NEWS8 April 2021

EU data authorities issue joint opinion on Covid-19 passes

Covid-19 Europe GDPR Healthcare News Privacy Travel UK

BELGIUM – Proposals for Covid-19 status certificates in the European Union must align with personal data protection legislation, EU data protection authorities have said.

The European Commission’s proposed ‘digital green certificate’ would allow people who have had a Covid-19 vaccine, or have recently tested negative for the virus, to travel within the EU.

In a statement, the European Data Protection Board (EDPB) and the European Data Protection Supervisor (EDPS) said: “The data protection commissioners from all EU and European Economic Area countries highlight the need to mitigate the risks to fundamental rights of EU citizens and residents that may result from issuing the digital green certificate, including its possible unintended secondary uses.

“The use of the digital green certificate may not, in any way, result in direct or indirect discrimination of individuals, and must be fully in line with the fundamental principles of necessity, proportionality and effectiveness.”

A joint opinion issued by the EDPB and EDPS states that a distinction should be made between a vaccination certificate and the term ‘immunity certificate’, pointing to a lack of scientific evidence to support the fact being vaccinated or having recovered from the virus grants immunity.

The two authorities recommended that a ‘comprehensive’ legal framework and appropriate legal basis in the member states should accompany the launch of the certification.

Andrea Jelinek, chair of the EDPB, said: “Any measure adopted at national or EU level that involves processing of personal data must respect the general principles of effectiveness, necessity and proportionality.”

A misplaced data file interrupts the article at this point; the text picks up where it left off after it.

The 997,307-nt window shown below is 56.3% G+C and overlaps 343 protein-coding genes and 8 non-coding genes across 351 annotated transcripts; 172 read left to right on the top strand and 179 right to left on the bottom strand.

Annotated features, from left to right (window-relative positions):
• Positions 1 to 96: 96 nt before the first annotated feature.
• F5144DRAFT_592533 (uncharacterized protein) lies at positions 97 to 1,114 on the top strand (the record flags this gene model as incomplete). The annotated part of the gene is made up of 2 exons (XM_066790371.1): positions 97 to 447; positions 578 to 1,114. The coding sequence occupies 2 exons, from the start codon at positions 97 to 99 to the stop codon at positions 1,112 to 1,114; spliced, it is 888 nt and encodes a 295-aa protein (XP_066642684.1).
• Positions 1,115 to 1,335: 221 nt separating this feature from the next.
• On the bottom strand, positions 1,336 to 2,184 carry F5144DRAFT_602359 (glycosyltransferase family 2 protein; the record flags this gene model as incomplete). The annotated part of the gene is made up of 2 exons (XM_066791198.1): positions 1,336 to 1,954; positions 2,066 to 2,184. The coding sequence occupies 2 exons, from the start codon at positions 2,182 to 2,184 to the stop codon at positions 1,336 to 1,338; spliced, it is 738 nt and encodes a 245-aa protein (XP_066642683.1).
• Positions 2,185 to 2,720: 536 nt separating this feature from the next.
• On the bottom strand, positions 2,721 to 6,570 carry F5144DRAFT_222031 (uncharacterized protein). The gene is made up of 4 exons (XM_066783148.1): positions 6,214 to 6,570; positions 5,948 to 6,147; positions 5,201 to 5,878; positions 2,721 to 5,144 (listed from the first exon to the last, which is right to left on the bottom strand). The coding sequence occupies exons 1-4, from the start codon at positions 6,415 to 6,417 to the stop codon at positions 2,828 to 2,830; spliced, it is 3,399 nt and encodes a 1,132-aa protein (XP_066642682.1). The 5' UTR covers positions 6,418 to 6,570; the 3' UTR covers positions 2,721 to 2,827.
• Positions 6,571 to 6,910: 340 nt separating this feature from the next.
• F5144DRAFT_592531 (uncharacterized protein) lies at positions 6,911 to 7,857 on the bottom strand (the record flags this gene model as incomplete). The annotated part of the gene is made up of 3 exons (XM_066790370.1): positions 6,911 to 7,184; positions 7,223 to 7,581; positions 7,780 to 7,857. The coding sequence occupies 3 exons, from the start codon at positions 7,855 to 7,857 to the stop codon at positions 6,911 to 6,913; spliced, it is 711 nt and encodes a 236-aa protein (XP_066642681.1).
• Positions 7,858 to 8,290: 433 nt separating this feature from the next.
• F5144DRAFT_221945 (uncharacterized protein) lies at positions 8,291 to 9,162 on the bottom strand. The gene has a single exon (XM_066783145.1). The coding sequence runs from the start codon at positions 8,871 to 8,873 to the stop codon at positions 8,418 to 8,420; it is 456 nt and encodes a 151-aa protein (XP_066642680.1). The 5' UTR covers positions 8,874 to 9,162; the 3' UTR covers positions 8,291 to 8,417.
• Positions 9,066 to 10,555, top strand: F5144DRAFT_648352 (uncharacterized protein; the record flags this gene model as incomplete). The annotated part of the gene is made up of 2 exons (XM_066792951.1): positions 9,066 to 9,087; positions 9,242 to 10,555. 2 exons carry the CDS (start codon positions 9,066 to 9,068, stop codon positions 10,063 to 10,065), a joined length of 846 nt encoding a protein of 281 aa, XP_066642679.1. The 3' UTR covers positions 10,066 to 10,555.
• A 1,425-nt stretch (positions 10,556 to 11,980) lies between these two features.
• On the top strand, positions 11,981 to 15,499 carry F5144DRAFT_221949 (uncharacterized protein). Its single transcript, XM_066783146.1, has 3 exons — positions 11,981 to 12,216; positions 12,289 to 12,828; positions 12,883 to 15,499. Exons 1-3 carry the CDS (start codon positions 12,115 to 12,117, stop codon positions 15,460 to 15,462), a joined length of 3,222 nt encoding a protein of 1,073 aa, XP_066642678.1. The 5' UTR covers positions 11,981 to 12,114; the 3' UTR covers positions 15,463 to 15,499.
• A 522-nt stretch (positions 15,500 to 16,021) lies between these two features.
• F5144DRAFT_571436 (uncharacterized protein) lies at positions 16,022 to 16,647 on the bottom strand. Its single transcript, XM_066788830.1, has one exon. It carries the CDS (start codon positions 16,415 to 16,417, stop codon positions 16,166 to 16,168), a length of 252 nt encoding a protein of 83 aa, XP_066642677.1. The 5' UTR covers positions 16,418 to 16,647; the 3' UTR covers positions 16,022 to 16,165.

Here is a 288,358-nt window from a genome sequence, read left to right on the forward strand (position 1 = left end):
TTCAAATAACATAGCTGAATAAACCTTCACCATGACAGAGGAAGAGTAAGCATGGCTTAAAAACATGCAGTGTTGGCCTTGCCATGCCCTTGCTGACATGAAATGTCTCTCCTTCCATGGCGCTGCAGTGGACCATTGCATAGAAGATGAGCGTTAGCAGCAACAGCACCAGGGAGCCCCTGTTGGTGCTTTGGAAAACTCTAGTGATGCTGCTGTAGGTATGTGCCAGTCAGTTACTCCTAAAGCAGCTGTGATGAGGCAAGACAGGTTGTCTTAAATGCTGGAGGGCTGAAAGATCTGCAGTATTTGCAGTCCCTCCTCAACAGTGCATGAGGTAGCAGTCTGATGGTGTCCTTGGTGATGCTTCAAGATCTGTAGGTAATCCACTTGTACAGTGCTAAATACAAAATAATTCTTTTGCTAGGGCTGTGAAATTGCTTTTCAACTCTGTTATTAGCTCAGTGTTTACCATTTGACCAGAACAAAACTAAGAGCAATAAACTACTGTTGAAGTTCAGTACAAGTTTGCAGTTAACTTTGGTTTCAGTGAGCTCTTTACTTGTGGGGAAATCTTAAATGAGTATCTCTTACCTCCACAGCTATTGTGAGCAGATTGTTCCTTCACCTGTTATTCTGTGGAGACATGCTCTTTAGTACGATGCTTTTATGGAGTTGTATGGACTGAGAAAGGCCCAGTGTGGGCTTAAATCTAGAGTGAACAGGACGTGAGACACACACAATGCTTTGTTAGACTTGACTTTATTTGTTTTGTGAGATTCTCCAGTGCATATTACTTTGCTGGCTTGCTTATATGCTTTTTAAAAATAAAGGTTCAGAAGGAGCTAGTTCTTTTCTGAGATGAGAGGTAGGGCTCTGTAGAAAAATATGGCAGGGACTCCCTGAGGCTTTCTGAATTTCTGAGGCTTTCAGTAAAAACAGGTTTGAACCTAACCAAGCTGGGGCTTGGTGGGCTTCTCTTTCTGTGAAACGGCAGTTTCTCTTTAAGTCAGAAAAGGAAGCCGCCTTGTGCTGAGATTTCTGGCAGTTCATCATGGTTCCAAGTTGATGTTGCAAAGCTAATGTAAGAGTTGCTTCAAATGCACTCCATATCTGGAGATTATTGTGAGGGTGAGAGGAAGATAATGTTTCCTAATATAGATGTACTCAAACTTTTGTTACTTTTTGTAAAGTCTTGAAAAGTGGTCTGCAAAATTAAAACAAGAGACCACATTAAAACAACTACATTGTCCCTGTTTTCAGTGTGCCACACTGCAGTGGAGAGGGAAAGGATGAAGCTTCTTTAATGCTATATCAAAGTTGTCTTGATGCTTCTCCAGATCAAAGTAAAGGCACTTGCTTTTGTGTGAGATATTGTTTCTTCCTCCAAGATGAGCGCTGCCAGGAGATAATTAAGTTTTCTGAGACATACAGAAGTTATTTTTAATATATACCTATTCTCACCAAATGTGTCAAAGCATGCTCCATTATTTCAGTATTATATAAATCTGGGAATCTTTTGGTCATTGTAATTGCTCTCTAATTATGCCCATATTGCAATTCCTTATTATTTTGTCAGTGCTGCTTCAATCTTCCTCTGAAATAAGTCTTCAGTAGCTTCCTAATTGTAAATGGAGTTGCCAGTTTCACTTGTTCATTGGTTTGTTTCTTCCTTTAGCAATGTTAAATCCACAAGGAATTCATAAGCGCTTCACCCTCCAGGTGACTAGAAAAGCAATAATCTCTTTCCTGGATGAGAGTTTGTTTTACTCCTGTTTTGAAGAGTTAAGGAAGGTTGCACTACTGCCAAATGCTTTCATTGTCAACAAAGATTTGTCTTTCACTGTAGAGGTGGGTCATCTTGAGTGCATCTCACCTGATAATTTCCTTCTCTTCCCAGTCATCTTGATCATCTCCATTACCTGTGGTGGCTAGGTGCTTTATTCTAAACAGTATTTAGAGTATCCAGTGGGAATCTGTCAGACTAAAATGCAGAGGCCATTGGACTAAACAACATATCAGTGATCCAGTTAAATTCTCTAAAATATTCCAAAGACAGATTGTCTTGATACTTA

Wojciech Wiewiórowski, EDPS, said: “It must be made clear that the proposal does not allow for – and must not lead to – the creation of any sort of central database of personal data at EU level. In addition, it must be ensured that personal data is not processed any longer than what is strictly necessary and that access to and use of this data is not permitted once the pandemic has ended.”

In the UK, the government is planning to trial Covid-19 status certificates, colloquially known as ‘vaccine passports’, at large sporting and leisure events. The trials will first involve Covid-19 testing and will later introduce vaccine certification.

The proposal has been criticised by a number of politicians including Conservative back-benchers.

Information commissioner Elizabeth Denham said: “The success of any Covid-status schemes will rely on people trusting them and having confidence in how their personal data will be used. It is crucial that, from the start, thought is given to how data can be used fairly and how this can be explained clearly to people using a scheme.”

Any organisation processing personal data as part of a certification scheme would be responsible for complying with data protection law.

Denham added: “My office has been briefed regarding the government’s ongoing work regarding Covid-status certification, and I welcome commitments we have received to continue open engagement that will enable us to advise on protecting people’s personal data during development of a scheme.”

@RESEARCH LIVE

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